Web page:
Let's assume we have two text documents:
- Our first file contains "
hi" as text.
- Our second file contains "
hi" as text.
When we open these two files in gedit, vi, or vim, the two files are visually identical in every way.
However, when we run
xxd on the files, we get the following:
- Hex content of our first file reads:
- Hex content of our second file reads:
Aha! There's an invisible newline. In vim, if we were paying close enough attention to the status bar and happen to understand what
[noeol] means, then we might pick up on this, but in gedit, the two files open exactly the same!
In a small survey, when I asked people to distinguish between the two files using only gedit or vim, they failed 100% of the time. When I asked them to accomplish the same task using leafpad or emacs, they succeeded 100% of the time.
I understand that vi and gedit want to add a newline to every file they create (and I acknowledge that there are probably advantages to this). What I don't understand is why gedit and vim think visually hiding this newline from their users is beneficial? Especially when this kind of behavior is potentially extremely destructive...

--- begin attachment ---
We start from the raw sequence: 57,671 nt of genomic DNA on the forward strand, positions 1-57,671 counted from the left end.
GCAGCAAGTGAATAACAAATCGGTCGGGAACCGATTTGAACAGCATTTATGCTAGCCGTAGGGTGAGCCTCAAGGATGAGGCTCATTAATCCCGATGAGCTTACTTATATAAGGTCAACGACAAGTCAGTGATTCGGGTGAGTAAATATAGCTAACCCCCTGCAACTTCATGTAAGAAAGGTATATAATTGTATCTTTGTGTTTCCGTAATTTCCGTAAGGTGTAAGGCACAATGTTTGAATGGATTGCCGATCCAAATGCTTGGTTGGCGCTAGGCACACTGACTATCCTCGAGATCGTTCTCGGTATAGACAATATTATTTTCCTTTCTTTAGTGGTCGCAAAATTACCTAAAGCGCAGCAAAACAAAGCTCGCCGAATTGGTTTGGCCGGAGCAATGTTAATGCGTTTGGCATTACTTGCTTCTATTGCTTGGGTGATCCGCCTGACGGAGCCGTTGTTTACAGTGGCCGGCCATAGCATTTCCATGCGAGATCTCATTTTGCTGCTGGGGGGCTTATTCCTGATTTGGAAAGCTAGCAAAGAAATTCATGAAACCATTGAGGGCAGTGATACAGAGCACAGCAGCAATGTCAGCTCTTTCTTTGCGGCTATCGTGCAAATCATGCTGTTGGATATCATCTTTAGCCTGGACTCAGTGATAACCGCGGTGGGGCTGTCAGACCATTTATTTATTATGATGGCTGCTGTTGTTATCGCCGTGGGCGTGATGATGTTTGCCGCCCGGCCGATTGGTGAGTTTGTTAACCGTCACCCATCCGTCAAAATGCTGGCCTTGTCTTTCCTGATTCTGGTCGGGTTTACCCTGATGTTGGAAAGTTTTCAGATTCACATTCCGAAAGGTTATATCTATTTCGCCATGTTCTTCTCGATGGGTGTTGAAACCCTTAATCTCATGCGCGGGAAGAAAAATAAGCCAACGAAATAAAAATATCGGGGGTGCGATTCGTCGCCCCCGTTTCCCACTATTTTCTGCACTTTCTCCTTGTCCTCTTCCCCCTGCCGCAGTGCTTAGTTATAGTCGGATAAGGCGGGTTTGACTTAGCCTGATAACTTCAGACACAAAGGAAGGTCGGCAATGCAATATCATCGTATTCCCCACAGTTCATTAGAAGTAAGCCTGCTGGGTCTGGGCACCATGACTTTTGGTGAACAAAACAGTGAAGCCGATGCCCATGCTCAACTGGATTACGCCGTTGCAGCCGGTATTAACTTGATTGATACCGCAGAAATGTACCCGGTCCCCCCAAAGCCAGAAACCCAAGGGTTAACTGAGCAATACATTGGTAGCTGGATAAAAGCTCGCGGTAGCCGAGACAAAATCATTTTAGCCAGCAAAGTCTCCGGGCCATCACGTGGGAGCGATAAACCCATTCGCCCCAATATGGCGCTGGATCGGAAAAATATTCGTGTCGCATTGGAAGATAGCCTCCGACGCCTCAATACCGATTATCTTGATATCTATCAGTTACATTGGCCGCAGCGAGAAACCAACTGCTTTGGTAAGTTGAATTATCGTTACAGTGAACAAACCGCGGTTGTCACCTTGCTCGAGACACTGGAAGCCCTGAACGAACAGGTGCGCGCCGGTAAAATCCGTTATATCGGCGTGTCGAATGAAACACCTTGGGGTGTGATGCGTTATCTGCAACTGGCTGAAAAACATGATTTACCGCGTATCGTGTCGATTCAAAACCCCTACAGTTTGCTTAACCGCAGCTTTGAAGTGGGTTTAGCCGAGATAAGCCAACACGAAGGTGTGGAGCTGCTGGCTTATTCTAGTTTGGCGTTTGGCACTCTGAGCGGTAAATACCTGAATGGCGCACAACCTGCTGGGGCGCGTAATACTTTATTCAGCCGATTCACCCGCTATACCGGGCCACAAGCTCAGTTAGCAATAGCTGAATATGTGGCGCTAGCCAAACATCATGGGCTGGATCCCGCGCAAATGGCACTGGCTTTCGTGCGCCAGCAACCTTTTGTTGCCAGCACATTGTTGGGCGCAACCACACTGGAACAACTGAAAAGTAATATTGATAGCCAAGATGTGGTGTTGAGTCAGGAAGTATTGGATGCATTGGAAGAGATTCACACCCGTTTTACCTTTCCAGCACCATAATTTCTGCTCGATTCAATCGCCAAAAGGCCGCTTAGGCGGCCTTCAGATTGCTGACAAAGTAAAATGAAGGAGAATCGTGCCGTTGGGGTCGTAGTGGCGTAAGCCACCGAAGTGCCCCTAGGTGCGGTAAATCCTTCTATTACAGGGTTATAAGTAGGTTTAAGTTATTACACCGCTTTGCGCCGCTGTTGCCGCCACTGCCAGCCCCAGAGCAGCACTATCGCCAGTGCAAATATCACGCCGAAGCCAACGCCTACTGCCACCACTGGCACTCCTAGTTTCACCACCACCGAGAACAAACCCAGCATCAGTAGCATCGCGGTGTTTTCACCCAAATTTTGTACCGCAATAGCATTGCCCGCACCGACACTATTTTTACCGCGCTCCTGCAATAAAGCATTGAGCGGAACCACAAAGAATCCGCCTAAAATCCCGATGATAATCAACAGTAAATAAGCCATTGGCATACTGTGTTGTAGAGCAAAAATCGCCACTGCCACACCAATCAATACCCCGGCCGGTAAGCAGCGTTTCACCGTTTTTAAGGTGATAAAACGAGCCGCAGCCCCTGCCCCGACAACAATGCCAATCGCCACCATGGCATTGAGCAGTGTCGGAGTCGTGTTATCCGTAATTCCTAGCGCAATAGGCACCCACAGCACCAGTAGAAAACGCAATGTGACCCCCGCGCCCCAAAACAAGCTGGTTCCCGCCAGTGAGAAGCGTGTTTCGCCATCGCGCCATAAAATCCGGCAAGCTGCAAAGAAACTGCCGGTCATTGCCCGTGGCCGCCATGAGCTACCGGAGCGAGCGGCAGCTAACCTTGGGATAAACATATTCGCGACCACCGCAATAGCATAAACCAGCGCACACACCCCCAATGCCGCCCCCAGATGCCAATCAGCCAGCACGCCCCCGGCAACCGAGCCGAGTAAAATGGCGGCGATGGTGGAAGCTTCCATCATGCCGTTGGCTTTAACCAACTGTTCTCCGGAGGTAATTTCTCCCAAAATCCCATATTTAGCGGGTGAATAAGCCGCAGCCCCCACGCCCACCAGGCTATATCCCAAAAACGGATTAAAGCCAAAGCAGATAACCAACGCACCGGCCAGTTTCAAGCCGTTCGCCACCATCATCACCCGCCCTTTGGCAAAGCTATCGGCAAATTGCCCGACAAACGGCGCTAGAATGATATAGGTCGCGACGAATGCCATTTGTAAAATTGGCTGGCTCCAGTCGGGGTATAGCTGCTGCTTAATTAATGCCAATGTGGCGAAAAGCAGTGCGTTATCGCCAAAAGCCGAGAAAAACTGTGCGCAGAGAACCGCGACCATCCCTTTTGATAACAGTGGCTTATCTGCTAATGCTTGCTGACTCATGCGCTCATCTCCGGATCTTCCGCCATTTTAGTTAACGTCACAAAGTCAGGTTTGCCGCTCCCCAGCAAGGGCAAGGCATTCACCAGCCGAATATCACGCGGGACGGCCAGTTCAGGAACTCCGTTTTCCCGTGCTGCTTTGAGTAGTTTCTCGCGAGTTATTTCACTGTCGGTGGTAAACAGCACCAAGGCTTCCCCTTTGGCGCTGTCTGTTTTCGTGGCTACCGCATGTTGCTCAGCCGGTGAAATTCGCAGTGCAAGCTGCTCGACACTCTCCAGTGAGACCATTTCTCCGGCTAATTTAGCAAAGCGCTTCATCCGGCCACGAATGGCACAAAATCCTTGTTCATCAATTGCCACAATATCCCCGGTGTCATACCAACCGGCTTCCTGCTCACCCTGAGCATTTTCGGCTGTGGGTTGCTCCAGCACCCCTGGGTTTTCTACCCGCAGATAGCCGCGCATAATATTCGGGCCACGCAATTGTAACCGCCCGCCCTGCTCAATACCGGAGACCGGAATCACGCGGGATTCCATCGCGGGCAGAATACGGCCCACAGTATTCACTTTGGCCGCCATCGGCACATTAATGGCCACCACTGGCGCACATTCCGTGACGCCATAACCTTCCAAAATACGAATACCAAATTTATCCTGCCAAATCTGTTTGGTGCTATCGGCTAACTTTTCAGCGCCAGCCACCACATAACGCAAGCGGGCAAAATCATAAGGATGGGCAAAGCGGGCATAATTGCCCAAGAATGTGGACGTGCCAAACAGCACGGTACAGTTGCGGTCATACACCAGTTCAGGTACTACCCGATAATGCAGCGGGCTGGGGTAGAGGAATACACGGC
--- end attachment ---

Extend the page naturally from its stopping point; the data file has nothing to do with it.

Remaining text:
(Take for instance the two C-programmers who see the contents of these two files the same in their vi/gedit text editor, and then assuming what they see is what they get, go on to write the contents into the array
char greeting. The first programmer writing the first file - although a bit sloppy with his code - goes on to fame and fortune, but the second programmer writing the second file, dies in miserable poverty, confused and bewildered by this invisible (and preventable) stack overflow.)
So pray tell, what are the advantages of having text editors like vim and gedit add invisible newlines at the end of each document they create, and then proceed to hide those newlines from the user, so that the true contents of these files are only visibly detectable using other text editors?